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Half of English regions have cut midwifery funding

Half of English regions have cut their spending on maternity services despite an on-going baby boom, according to figures obtained by the Royal College of Midwives.

Only one English region is also meeting the recommended minimum staffing level for midwives, the union said.

The first set of figures, from a parliamentary question by Lib Dem MP Andrew George, showed five English regions cut spending on maternity services in 2012-13.

The East Midlands had the biggest cuts, with a 15% drop in spending over the year. London saw a 6% fall and Yorkshire & Humber, the North East and South West also had small spending cuts.

Some regions, including the south-east coast region, did increase spending.

Separate figures also obtained by Mr George showed that just one English region is meeting the recommended midwifery staffing levels.

The RCM recommends maternity services have, as a minimum, one midwife to 28 births per year. The region with the worst ratio was south central with 40 and the east of England at 35.8.

The RCM said the figures are set against a backdrop of a 40-year high birthrate for England.

The last decade alone saw a 23% increase in births, it said. The new figures were released at the RCM’s annual conference in Telford.

Health minister Dr Dan Poulter said there was “a historical shortage” of midwives but added investment was already reversing that trend, with hundreds of new staff being trained each year.

Speaking at the conference, RCM chief executive Cathy Warwick said: “There is not one midwife practising today who has seen this level of births and demands on maternity services.”

She challenged the government to act urgently over the figures showing big shortages in midwives and spending. The RCM estimates there is a shortage of 5,000 midwives in England, and a shortage of specialist mother and baby units.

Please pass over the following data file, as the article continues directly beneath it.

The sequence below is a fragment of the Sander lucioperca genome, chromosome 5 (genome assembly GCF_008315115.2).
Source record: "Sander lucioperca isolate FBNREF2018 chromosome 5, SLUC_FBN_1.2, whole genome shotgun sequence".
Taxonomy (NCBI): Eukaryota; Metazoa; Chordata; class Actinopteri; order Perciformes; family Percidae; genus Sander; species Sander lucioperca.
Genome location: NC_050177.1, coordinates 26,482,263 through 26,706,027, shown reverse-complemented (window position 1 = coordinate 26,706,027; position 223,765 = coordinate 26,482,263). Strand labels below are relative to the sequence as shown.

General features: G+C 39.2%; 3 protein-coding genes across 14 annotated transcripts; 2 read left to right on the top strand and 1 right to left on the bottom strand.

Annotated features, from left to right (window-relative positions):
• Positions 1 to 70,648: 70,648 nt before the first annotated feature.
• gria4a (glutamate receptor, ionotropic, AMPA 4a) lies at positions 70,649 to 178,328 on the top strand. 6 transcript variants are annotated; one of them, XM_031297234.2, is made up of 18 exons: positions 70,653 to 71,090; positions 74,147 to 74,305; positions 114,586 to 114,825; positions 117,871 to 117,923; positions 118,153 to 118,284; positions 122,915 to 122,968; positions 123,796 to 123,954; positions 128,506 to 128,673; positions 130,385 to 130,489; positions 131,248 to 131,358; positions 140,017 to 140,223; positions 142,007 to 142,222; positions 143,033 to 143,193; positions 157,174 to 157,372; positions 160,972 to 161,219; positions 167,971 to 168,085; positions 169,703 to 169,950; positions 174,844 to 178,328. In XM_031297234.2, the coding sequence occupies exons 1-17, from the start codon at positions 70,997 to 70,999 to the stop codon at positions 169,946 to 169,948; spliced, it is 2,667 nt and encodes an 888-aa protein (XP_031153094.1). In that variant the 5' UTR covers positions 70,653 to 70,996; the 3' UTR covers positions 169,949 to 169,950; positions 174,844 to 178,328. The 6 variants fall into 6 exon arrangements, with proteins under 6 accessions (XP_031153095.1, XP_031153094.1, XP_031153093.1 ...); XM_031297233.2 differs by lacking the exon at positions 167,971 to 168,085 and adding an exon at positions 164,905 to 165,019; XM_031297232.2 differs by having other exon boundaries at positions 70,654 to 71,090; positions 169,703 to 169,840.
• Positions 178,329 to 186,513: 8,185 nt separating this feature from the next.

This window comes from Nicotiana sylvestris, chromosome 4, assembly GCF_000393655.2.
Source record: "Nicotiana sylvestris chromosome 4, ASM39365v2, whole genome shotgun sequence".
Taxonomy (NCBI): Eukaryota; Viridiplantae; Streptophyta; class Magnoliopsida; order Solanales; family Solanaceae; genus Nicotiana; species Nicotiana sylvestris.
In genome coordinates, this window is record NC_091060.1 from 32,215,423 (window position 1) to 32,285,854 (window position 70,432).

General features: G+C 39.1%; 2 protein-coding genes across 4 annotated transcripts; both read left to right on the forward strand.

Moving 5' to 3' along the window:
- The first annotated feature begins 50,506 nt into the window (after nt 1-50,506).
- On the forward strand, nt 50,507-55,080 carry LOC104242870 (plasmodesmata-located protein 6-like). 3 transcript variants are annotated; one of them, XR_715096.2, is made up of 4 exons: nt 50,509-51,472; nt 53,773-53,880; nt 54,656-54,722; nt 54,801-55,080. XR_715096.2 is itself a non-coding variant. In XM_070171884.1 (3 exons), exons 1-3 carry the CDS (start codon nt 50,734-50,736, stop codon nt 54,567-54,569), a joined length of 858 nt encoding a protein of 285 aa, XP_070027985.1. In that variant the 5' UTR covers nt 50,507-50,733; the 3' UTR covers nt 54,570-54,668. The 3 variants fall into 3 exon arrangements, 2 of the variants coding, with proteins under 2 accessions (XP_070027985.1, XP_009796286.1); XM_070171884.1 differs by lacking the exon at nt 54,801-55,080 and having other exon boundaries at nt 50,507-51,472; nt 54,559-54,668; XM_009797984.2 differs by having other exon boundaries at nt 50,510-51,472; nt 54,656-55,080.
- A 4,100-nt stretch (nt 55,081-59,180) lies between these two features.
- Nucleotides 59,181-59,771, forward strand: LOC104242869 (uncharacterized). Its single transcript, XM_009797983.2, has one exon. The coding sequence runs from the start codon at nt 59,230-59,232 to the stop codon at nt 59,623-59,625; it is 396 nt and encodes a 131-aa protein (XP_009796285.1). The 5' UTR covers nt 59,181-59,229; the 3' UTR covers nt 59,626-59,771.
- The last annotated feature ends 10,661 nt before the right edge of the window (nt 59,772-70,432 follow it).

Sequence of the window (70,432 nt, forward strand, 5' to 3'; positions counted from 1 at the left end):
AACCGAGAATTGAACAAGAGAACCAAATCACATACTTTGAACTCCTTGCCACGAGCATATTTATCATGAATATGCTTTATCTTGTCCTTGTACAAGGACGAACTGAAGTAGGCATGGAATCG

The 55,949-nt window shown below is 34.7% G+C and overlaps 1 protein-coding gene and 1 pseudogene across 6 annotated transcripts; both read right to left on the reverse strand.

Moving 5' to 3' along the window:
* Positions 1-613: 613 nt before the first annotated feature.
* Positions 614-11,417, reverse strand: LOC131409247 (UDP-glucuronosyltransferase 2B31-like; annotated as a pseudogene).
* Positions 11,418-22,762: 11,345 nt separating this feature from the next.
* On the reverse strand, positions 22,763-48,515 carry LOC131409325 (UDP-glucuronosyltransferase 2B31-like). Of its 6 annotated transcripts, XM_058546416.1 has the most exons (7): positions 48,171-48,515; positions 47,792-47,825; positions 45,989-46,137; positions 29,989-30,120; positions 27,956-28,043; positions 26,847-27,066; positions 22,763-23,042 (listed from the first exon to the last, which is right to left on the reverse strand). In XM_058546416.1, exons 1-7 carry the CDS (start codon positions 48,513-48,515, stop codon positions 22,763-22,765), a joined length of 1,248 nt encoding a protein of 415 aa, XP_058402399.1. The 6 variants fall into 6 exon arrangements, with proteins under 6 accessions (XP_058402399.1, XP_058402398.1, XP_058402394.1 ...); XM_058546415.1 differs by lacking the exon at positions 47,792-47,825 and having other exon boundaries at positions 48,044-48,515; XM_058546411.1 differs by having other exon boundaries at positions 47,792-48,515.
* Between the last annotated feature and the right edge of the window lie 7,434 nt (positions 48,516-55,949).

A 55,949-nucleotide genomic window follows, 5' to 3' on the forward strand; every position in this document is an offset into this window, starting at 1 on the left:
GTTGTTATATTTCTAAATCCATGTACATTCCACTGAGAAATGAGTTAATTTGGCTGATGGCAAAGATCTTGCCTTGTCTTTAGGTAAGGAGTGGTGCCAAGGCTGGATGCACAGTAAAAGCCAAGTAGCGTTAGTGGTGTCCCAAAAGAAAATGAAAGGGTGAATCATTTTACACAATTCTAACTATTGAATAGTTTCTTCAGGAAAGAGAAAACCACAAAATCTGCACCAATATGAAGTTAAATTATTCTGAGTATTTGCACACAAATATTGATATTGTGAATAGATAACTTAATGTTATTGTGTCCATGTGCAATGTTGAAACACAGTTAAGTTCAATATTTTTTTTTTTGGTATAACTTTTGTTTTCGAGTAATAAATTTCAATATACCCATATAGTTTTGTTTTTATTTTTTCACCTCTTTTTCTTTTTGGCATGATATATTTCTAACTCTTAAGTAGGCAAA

Dr Poulter said there was a “historical shortage on the ground in midwives” and acknowledged the best way to improve care was “to get more bodies on the ground”.

He pointed to increased training rates, with 500 new midwives per year, but accepted there needed to be more support for trainees to ensure they completed their courses.

He said: “The number of midwives has increased by over 300 in the last three years, and the number of health visitors by over 1,000, with more than 5,000 now in training.”

Dr Poulter added: “We have very safe care and high-quality care, and the challenge is that we continue to increase that care.”

During a question-and-answer session with delegates, Dr Poulter was also asked whether there would be jobs waiting for student midwives at the end of their training.

“We now see about three quarters get jobs in the areas where they train,” he replied.

Dr Poulter added matters had improved since his experiences in 2007 when “some midwives were going to work in Australia and New Zealand, which was an unacceptable state of affairs”.

Mrs Warwick said: “I am constantly meeting midwives and far too often they are telling me of the unprecedented demands on their time and their struggle to deliver the safe, high-quality care they aspire to.

“Though some of these cuts were small, they are cuts nonetheless.”

She added: “Health bosses are cutting spending blindly and we have yet to see the impact of this on staff numbers and on the care women are receiving.

“We recognise many regions are working hard to improve maternity services but these figures show there is still much to do.”

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